OREANDA-NEWS. Fitch Ratings has assigned a rating of 'BBB+(EXP)' to Southwest Airline's (LUV) proposed $500 million note issuance.

The notes will feature a five year tenor and will rank equally with Southwest's existing unsecured debt. The funds will be used for general corporate purposes. Including the new debt issuance, Fitch expects Southwest's total adjusted debt/EBITDAR to be approximately 1.8x at year end 2015, which is consistent with the company's 'BBB+' rating, and is among the lowest of any airline globally. Fitch continues to expect Southwest's total leverage to remain stable or trend slightly lower over the near-to-intermediate term.

Solid Financial Results:
Southwest has exhibited solid performance by many measures through the first part of 2015 and over the last several years in general. Fitch expects LUV to continue to perform well financially for the foreseeable future, with operating margins remaining well above levels generated in recent years, continued low leverage, and solid free cash generation.

Current Rate of Growth Not a Near-Term Concern:
Fitch views Southwest's current growth plans to be prudent, given where and how the company is increasing capacity. Above industry average capacity growth could be seen as a negative over the longer term if it is not supported by demand or if it were detrimental to unit revenues. LUV plans to grow 2015 ASMs by around 7% followed by another 5%-6% in 2016.

The company's recent growth has been driven primarily by attractive opportunities presented by the repeal of the Wright Amendment in Dallas, the acquisition of slots at DCA and LaGuardia, and expansion into international markets. A majority of 2016's expected growth is simply carry-over from new flying that was put into place in mid-to-late 2015. 'Stage and gauge', i.e. flying larger, denser aircraft over longer distances will be another major growth driver. Growth of this type tends to come at low incremental costs and can often be accretive to margins even if it has a negative impact on unit revenues.

Increased Shareholder Friendly Cash Deployment:
Fitch does not view Southwest's increased shareholder returns to be a material concern at this time particularly given the strength of Southwest's balance sheet and its track record of producing free cash flow (FCF). LUV also views its share repurchase program as discretionary, and could scale back repurchases if it was needed to preserve cash. Shareholder returns would be more concerning if management's strategy were to change and repurchases/dividends were pursued at the expense of the company's balance sheet.

Solid Free Cash Flow:
Southwest's ability to consistently generate significant FCF is one of the factors that sets the company apart from its industry peers. Fitch expects Southwest to continue to generate steadily positive FCF for the intermediate term despite relatively high capital expenditures, particularly in 2016-2017 when aircraft deliveries will be heavy, and despite Fitch's expectations that dividends will likely continue to increase. Fitch expects FCF generation in 2015 to reach $1.1 billion-$1.4 billion, compared to $1.02 billion in 2014.

Rating Concerns:
Primary rating concerns include industry risks that are typical for any airline, including cyclicality, high levels of operating leverage, exposure to exogenous events, fluctuating fuel prices, and macroeconomic concerns. The industry remains highly leveraged to the overall macroeconomic environment. A future downturn could significantly impact the demand for air travel resulting in lower yields and load factors and higher unit costs. Southwest faces some technological risk in the intermediate term as it transitions away from its current domestic reservations system over the next few years. Poor implementation of technological changes has created severe operational disruptions for airlines in the past. Shareholder focused cash utilization could present a concern if it were pursued at the expense of the company's balance sheet. Concerns also include increased competition both from LUV's large network rivals that are now financially healthier than they have been in the past, and from rapidly growing low cost carriers.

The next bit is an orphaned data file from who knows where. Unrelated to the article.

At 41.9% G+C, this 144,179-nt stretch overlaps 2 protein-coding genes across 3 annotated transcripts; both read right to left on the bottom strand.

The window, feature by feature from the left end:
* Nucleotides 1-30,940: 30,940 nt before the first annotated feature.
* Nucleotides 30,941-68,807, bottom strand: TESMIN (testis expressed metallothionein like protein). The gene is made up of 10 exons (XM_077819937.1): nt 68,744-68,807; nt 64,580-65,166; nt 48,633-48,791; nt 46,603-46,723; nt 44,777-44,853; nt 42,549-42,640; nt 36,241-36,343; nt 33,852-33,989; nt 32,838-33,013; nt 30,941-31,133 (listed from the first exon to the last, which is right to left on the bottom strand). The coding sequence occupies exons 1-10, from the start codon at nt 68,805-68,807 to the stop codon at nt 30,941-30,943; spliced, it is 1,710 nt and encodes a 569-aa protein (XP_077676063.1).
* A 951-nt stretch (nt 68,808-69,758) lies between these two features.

Fitch's key assumptions within the rating case for Southwest include:
--Mid single digit capacity growth through the forecast period;
--Continued stable/slow growth in demand for U.S. domestic travel;
--Low-single digit RASM decline in 2015 followed by flat unit revenues thereafter;
--Conservative fuel price assumption which includes crude oil approaching $80/barrel in 2016 and rising incrementally thereafter.

Fitch views the rating as having limited upside potential in the near term due to the inherent cyclicality and volatility in the airline industry.

Fitch does not expect to take a negative rating action in the near term. However, a negative action could be driven by an exogenous shock that causes demand for air travel to drop significantly or a fuel shock that is not offset by rising yields. A negative action could also be driven by a change in management strategy favoring shareholder returns at the expense of a healthy balance sheet. Fitch could consider a downgrade if adjusted debt/EBITDAR were to rise and be sustained above 2.5x, if FCF margins were to decline below 1%-2% on a sustained basis, or if funds from operations (FFO) fixed charge coverage were to fall below 4x on a sustained basis.


Fitch has assigned the following ratings:

Southwest Airlines Co.
--$500 million senior unsecured notes due 2020 'BBB+(EXP)'.

Fitch currently rates Southwest as follows:

--Issuer Default Rating (IDR) 'BBB+';
--Senior unsecured debt 'BBB+';
--$1 billion unsecured revolving credit facility expiring 2018 'BBB+';
--Secured term loans due 2019 and 2020 'A-'.